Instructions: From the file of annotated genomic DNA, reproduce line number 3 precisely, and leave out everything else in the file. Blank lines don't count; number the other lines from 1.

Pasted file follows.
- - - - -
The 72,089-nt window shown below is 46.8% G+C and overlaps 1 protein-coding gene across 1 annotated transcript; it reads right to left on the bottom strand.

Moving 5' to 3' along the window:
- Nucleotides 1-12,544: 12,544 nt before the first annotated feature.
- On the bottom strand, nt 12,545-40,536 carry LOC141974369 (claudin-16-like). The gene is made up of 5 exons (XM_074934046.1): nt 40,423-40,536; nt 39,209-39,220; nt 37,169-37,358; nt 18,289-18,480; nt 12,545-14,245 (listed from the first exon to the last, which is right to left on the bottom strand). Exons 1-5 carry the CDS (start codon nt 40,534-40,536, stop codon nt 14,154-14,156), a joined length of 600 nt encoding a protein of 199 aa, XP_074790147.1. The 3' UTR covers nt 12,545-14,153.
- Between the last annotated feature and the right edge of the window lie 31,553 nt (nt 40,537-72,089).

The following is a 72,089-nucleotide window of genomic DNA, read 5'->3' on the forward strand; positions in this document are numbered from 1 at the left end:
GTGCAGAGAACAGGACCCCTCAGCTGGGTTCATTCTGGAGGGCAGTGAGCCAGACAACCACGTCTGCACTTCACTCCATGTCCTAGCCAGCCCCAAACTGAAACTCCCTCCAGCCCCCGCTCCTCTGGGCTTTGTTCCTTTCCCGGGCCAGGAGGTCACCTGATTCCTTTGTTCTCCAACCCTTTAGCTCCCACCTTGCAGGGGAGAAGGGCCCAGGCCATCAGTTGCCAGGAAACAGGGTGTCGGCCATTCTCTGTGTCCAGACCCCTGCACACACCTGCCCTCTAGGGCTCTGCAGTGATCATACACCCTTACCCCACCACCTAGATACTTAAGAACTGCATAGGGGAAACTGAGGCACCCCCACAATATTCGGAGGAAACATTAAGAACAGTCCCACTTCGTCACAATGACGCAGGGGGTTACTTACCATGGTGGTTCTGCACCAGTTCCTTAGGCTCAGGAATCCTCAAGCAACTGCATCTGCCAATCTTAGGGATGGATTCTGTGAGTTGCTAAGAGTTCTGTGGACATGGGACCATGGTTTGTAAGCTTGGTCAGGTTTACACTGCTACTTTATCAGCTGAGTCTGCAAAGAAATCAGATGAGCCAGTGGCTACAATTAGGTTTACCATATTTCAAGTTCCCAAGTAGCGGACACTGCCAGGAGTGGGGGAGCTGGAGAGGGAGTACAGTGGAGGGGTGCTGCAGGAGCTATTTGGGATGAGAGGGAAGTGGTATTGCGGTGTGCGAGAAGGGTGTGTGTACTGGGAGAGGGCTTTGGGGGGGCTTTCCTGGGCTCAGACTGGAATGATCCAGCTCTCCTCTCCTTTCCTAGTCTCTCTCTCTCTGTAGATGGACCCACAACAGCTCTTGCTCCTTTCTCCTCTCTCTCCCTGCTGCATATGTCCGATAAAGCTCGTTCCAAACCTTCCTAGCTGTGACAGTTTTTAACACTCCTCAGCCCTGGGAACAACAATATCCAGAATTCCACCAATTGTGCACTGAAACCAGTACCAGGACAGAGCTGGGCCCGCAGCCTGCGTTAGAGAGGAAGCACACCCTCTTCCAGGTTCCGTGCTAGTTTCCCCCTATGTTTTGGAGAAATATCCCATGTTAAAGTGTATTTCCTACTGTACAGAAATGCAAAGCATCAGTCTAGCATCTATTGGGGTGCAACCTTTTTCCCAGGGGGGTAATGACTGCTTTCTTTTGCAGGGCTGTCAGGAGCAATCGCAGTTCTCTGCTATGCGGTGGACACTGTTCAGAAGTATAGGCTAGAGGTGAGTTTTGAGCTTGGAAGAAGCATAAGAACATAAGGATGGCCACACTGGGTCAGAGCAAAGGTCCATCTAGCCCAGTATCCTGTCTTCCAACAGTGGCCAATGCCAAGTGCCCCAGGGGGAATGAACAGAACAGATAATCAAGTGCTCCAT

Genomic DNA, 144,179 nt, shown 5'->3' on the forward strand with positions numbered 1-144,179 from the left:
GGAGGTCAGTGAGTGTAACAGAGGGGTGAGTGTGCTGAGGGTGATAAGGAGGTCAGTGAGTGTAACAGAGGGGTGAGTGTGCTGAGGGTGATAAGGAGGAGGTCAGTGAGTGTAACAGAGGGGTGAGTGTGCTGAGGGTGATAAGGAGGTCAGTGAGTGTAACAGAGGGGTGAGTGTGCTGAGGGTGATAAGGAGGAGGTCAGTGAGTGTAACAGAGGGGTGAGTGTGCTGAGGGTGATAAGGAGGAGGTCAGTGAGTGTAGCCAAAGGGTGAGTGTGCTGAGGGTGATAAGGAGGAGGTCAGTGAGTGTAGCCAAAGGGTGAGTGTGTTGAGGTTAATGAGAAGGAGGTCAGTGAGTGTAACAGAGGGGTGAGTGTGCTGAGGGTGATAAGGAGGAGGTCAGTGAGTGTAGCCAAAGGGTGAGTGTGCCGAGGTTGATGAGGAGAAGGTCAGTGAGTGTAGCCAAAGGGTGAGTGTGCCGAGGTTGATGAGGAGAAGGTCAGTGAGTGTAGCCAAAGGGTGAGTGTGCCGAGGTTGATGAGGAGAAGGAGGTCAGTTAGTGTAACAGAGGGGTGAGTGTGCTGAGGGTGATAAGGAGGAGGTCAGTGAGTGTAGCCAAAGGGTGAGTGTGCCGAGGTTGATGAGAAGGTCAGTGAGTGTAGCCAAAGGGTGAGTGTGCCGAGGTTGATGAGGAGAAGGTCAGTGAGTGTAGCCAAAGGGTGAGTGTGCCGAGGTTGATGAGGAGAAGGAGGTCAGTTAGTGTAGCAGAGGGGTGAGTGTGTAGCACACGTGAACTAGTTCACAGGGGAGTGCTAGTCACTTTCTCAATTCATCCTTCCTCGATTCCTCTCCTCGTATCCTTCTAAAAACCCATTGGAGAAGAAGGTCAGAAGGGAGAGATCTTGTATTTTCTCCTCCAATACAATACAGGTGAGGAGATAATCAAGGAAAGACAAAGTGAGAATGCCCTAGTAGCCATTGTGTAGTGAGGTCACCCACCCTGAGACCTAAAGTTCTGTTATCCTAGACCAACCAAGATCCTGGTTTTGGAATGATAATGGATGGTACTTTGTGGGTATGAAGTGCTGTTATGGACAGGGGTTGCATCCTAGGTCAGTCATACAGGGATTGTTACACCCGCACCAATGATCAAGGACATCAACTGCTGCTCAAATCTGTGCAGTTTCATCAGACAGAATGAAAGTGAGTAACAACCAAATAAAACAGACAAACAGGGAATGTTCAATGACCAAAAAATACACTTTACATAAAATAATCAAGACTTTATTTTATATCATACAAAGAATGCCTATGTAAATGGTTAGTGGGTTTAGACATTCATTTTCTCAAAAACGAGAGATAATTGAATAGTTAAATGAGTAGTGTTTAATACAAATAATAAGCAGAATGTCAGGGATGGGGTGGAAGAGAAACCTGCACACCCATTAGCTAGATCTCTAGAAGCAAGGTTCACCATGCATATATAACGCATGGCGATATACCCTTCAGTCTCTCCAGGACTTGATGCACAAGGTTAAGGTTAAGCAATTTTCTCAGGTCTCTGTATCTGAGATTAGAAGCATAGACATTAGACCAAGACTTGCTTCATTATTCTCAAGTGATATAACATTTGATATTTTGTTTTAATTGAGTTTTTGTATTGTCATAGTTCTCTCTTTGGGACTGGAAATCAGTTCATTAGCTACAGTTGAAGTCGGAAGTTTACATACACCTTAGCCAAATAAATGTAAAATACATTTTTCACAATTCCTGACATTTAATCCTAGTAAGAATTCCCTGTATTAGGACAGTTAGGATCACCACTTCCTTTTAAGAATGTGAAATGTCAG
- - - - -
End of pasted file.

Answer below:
- Nucleotides 1-12,544: 12,544 nt before the first annotated feature.